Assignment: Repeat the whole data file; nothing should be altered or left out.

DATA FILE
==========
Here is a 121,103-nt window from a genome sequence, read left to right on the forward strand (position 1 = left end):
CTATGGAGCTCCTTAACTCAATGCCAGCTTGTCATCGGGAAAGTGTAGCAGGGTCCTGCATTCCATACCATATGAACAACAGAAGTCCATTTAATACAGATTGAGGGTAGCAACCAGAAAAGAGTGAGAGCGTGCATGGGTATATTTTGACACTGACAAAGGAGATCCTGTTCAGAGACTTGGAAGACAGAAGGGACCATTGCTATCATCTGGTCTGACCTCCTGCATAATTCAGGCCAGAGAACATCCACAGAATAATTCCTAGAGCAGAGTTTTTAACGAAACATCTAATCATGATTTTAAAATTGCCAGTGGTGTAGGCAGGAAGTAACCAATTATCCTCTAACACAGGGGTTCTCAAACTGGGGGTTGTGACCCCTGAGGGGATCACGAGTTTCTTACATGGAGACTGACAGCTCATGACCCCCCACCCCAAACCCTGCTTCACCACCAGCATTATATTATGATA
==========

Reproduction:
Here is a 121,103-nt window from a genome sequence, read left to right on the forward strand (position 1 = left end):
CTATGGAGCTCCTTAACTCAATGCCAGCTTGTCATCGGGAAAGTGTAGCAGGGTCCTGCATTCCATACCATATGAACAACAGAAGTCCATTTAATACAGATTGAGGGTAGCAACCAGAAAAGAGTGAGAGCGTGCATGGGTATATTTTGACACTGACAAAGGAGATCCTGTTCAGAGACTTGGAAGACAGAAGGGACCATTGCTATCATCTGGTCTGACCTCCTGCATAATTCAGGCCAGAGAACATCCACAGAATAATTCCTAGAGCAGAGTTTTTAACGAAACATCTAATCATGATTTTAAAATTGCCAGTGGTGTAGGCAGGAAGTAACCAATTATCCTCTAACACAGGGGTTCTCAAACTGGGGGTTGTGACCCCTGAGGGGATCACGAGTTTCTTACATGGAGACTGACAGCTCATGACCCCCCACCCCAAACCCTGCTTCACCACCAGCATTATATTATGATA